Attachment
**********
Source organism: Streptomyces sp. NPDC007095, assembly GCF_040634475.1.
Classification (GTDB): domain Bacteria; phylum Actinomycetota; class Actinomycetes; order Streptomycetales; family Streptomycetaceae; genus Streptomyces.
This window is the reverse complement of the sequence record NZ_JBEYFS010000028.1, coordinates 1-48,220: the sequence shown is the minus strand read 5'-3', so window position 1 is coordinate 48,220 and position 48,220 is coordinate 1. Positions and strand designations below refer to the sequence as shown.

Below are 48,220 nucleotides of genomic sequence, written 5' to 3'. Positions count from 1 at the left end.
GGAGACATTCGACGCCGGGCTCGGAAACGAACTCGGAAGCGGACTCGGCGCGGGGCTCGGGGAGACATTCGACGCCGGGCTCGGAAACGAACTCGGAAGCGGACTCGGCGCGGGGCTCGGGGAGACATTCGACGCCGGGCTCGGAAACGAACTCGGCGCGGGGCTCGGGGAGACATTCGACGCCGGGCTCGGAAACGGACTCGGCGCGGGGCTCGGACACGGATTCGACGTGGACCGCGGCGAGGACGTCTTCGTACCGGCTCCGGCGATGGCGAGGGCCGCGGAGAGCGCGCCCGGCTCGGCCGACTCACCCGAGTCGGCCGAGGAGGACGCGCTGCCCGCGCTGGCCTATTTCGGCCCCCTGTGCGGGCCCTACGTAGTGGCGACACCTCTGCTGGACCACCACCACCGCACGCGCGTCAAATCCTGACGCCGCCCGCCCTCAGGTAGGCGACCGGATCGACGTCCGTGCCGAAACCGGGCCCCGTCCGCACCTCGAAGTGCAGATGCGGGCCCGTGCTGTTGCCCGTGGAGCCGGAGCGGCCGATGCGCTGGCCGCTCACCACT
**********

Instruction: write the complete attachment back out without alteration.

Source organism: Streptomyces sp. NPDC007095, assembly GCF_040634475.1.
Classification (GTDB): domain Bacteria; phylum Actinomycetota; class Actinomycetes; order Streptomycetales; family Streptomycetaceae; genus Streptomyces.
This window is the reverse complement of the sequence record NZ_JBEYFS010000028.1, coordinates 1-48,220: the sequence shown is the minus strand read 5'-3', so window position 1 is coordinate 48,220 and position 48,220 is coordinate 1. Positions and strand designations below refer to the sequence as shown.

Below are 48,220 nucleotides of genomic sequence, written 5' to 3'. Positions count from 1 at the left end.
GGAGACATTCGACGCCGGGCTCGGAAACGAACTCGGAAGCGGACTCGGCGCGGGGCTCGGGGAGACATTCGACGCCGGGCTCGGAAACGAACTCGGAAGCGGACTCGGCGCGGGGCTCGGGGAGACATTCGACGCCGGGCTCGGAAACGAACTCGGCGCGGGGCTCGGGGAGACATTCGACGCCGGGCTCGGAAACGGACTCGGCGCGGGGCTCGGACACGGATTCGACGTGGACCGCGGCGAGGACGTCTTCGTACCGGCTCCGGCGATGGCGAGGGCCGCGGAGAGCGCGCCCGGCTCGGCCGACTCACCCGAGTCGGCCGAGGAGGACGCGCTGCCCGCGCTGGCCTATTTCGGCCCCCTGTGCGGGCCCTACGTAGTGGCGACACCTCTGCTGGACCACCACCACCGCACGCGCGTCAAATCCTGACGCCGCCCGCCCTCAGGTAGGCGACCGGATCGACGTCCGTGCCGAAACCGGGCCCCGTCCGCACCTCGAAGTGCAGATGCGGGCCCGTGCTGTTGCCCGTGGAGCCGGAGCGGCCGATGCGCTGGCCGCTCACCACT